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Transformers: Galaxies seeks to explore the lives of autobots who are scattered throughout the stars. The current, two-part arc “Wannabee” follows Cliffjumper, an autobot everyone seems to mistake for Bumblebee. When he’s handpicked to accompany Deathsaurus on an excursion to a biological colony to pick up Energon, Cliffjumper quickly realizes his purpose on the mission is different from what he was told. He also discerns that Deathsaurus isn’t the role model he believes him to be.
Transformers: Galaxies #6 concludes their mission in a fast-paced adventure with plenty of explosions — and some important character growth, too.
This issue is funny. The stakes are high and Cliffjumper has to both save an entire population and himself, but Kate Leth and Cohen Edenfield write situational comedy so well. The characters feel real even in the most absurd moments and the dialogue is laugh-out-loud entertaining. There’s a clear difference in how the autobots and the organic life forms communicate, which creates an interesting back-and-forth that both increases the tension and adds humor. This balance can be tricky to maintain, but Leth and Edenfield manage it with grace.
Alex Milne’s art sets the perfect tone for Transformers: Galaxies #6. Cliffjumper and Bumblebee really do look alike, especially to biological forms who don’t see well in light. Plus, the story behind why everyone confuses them is simultaneously sad, sweet and hilarious. Together with David Garcia Cruz’s colors, the art in this issue adds buoyancy to what could otherwise be a super dark tale. The writing is very carefree, but the art cements the absurdity, which makes everything work.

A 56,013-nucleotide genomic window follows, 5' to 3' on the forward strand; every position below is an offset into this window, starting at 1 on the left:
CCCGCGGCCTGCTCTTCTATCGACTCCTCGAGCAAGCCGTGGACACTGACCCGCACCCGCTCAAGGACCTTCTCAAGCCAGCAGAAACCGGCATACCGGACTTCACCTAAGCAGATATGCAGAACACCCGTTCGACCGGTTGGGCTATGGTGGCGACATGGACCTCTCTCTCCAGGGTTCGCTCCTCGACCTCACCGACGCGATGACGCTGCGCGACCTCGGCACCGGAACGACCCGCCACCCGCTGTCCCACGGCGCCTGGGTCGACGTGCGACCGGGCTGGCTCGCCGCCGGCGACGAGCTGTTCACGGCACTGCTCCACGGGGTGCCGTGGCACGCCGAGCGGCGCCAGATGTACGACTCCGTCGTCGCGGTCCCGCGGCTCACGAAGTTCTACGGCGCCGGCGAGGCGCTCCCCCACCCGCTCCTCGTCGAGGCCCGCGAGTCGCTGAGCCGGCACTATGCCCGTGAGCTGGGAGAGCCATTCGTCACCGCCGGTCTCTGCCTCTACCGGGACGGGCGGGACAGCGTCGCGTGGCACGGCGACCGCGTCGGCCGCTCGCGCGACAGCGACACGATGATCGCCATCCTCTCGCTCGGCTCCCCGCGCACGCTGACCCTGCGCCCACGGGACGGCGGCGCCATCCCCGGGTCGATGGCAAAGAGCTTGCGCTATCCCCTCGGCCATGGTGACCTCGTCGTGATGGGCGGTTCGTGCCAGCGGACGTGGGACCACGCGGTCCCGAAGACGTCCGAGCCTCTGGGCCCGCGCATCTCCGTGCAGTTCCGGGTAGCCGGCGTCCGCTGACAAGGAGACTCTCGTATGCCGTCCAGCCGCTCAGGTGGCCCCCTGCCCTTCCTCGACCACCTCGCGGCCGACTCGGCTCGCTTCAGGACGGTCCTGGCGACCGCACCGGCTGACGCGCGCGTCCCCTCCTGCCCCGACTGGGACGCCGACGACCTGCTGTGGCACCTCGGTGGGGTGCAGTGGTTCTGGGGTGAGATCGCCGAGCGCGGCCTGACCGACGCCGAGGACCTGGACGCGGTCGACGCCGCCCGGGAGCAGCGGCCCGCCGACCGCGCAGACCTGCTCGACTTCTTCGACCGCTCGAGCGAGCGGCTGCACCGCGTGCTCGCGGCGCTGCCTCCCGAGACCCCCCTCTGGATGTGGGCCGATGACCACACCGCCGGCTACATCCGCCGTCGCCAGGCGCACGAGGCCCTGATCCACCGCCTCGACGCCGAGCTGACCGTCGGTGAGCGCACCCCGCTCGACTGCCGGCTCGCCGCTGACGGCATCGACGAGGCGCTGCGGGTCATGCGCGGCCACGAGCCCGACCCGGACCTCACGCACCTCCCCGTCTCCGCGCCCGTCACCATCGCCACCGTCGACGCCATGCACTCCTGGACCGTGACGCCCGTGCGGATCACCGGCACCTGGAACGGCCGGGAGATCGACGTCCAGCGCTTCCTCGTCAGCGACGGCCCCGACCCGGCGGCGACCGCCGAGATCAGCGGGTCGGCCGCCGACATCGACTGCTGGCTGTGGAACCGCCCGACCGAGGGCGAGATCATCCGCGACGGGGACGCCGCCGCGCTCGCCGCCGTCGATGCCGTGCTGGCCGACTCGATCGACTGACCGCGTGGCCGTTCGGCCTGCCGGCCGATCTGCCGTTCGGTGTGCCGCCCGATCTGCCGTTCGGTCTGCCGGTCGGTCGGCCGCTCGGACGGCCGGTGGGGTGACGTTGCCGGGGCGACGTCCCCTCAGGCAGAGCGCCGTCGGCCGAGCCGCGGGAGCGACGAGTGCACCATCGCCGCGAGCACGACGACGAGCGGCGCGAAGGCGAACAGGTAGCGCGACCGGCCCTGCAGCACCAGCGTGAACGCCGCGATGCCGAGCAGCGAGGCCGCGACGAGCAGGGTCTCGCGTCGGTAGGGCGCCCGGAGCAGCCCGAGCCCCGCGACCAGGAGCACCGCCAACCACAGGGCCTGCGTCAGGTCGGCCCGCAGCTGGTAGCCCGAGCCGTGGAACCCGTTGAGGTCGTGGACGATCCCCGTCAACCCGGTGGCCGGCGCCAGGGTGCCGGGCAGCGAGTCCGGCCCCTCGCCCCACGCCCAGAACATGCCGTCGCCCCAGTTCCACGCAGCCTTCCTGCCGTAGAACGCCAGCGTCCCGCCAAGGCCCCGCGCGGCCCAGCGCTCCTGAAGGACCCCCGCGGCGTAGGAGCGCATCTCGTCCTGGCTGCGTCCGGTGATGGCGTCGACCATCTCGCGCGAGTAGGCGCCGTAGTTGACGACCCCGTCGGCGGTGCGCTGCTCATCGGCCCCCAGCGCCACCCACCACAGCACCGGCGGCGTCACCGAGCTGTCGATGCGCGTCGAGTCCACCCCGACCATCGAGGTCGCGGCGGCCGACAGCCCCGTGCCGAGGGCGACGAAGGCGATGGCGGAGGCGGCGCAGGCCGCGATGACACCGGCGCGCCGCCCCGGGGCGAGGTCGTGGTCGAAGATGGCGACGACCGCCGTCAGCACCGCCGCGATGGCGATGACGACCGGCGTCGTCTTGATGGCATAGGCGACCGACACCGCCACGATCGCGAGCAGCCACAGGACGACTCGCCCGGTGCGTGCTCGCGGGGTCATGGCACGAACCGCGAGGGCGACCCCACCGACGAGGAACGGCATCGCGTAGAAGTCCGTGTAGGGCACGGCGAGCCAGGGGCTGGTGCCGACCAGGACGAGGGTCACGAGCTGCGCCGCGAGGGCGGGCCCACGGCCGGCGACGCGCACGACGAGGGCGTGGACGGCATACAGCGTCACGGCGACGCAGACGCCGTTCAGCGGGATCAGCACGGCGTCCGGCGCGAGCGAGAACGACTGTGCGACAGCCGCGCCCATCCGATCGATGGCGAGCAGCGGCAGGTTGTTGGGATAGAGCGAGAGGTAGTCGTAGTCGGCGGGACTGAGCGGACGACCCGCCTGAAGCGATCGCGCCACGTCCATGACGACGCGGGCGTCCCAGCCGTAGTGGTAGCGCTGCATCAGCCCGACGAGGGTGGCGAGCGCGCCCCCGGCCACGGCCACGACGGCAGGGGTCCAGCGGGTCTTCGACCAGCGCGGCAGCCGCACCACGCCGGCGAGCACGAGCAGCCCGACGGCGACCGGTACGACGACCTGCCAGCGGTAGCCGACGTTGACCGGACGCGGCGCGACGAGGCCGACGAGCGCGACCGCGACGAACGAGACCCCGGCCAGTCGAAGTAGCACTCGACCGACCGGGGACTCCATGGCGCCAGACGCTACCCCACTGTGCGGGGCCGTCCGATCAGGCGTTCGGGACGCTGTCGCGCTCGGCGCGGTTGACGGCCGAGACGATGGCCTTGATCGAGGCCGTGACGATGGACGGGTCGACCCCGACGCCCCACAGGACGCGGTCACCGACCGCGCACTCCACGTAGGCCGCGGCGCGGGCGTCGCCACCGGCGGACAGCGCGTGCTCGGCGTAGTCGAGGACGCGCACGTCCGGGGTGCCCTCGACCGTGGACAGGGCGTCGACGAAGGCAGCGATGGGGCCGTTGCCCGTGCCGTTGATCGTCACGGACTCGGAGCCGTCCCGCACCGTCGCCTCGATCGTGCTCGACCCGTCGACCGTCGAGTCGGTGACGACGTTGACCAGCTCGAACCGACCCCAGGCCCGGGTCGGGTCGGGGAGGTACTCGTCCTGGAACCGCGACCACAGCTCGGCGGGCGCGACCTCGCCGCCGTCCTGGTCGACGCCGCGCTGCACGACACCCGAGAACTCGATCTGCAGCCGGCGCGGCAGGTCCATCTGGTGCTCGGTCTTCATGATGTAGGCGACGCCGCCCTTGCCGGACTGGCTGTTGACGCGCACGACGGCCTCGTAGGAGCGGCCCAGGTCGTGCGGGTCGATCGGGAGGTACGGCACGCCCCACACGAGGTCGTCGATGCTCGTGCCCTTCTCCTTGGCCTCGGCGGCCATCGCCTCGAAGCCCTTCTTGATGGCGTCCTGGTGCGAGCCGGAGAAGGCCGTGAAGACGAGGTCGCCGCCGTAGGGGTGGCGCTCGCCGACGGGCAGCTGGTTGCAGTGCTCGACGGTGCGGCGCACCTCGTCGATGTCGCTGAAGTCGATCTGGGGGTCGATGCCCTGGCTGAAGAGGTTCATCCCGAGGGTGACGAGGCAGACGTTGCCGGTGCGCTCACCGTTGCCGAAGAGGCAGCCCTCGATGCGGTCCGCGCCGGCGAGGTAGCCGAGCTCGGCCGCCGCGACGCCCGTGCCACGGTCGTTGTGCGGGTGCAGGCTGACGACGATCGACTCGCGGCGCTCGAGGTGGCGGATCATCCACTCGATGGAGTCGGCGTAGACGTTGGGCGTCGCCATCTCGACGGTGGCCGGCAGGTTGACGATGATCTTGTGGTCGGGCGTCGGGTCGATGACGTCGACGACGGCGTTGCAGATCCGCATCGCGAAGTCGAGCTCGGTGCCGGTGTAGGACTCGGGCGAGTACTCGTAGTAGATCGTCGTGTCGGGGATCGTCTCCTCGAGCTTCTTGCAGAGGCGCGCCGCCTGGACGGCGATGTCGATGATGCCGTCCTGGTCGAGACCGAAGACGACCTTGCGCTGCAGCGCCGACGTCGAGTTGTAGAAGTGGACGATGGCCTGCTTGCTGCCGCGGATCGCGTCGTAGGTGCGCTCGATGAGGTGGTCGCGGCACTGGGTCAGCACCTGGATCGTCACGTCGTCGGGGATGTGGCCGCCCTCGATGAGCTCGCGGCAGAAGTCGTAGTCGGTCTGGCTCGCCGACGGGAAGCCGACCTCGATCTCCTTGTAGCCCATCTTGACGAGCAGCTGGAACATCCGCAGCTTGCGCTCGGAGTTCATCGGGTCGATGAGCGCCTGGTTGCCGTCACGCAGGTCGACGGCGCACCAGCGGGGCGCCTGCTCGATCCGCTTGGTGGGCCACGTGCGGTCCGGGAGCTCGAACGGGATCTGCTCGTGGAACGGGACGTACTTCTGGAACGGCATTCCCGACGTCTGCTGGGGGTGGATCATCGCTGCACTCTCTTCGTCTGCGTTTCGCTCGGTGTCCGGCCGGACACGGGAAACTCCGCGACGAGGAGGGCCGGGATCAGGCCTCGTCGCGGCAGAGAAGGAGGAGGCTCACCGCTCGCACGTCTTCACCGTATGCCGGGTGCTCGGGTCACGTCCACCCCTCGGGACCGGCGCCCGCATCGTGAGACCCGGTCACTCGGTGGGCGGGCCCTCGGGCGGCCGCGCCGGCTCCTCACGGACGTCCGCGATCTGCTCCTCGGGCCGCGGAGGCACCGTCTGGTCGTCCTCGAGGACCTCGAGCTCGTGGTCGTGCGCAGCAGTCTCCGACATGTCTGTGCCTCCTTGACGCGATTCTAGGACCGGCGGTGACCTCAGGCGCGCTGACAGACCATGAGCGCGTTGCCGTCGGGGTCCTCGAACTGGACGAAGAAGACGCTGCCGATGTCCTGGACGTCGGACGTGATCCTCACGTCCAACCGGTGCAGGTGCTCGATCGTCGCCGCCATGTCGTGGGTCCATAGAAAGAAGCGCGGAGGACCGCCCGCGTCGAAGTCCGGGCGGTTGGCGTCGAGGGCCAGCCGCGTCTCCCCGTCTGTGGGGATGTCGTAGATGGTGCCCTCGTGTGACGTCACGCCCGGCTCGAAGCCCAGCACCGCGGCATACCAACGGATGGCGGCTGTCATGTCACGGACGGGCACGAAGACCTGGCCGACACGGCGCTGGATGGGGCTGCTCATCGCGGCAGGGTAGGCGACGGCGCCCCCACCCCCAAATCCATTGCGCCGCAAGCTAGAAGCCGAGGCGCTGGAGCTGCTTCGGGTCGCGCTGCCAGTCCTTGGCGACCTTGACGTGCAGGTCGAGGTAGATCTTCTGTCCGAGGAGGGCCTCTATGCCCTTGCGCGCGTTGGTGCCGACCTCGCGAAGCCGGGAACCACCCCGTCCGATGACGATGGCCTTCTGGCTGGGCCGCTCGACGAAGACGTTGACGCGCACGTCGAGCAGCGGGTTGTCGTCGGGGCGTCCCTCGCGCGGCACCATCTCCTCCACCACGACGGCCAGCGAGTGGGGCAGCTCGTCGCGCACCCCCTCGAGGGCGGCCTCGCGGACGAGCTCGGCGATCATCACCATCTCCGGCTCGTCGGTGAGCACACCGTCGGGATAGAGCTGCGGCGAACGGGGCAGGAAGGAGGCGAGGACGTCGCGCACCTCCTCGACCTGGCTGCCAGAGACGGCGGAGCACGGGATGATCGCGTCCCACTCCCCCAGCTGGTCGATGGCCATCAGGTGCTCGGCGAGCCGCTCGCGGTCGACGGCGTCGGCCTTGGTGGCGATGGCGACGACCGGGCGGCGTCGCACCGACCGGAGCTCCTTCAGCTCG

There is one brief flashback in this issue and it fits into the story seamlessly, without futzing up the pacing or drawing focus away from the present conflict. Whereas the previous arc in Transformers: Galaxies frequently jumped through time, “Wannabee” stays rooted in the present. This allows the character’s emotions to bear more weight and come across in a clearer, more concise way; Leth and Edenfield provide just enough exposition to clue readers into Cliffjumper’s life prior to this mission, but don’t rely on it — which ultimately makes for a stronger, more cohesive short story with higher stakes and more interesting narrative choices.
Finally, Jake M. Wood and Val Lopez polish the issue through their lettering and design, which pulls together important plot parallels and establishes character’s inner thoughts. Much of the pacing herein is determined by panel and letter placement, which pulls the reader’s eye from point to point without hesitation as to what comes next.
Transformers: Galaxies presents characters and worlds even longtime fans may not be familiar with, which makes for a unique reading experience. The second arc, “Wannabee,” takes place across issues #5 and #6 and proves why an anthology approach works for this title. Cliffjumper’s misadventures could easily fill more issues, especially with this creative team at the helm — and considering the implications of the arc’s ending — but it also feels nice, as a reader, to dip into his world and then dip out to meet another autobot. If Transformers comics seem interesting but also too daunting, this series is a perfect jumping-on point because of its format — plus, readers can jump in with little to no knowledge of the franchise as a whole.
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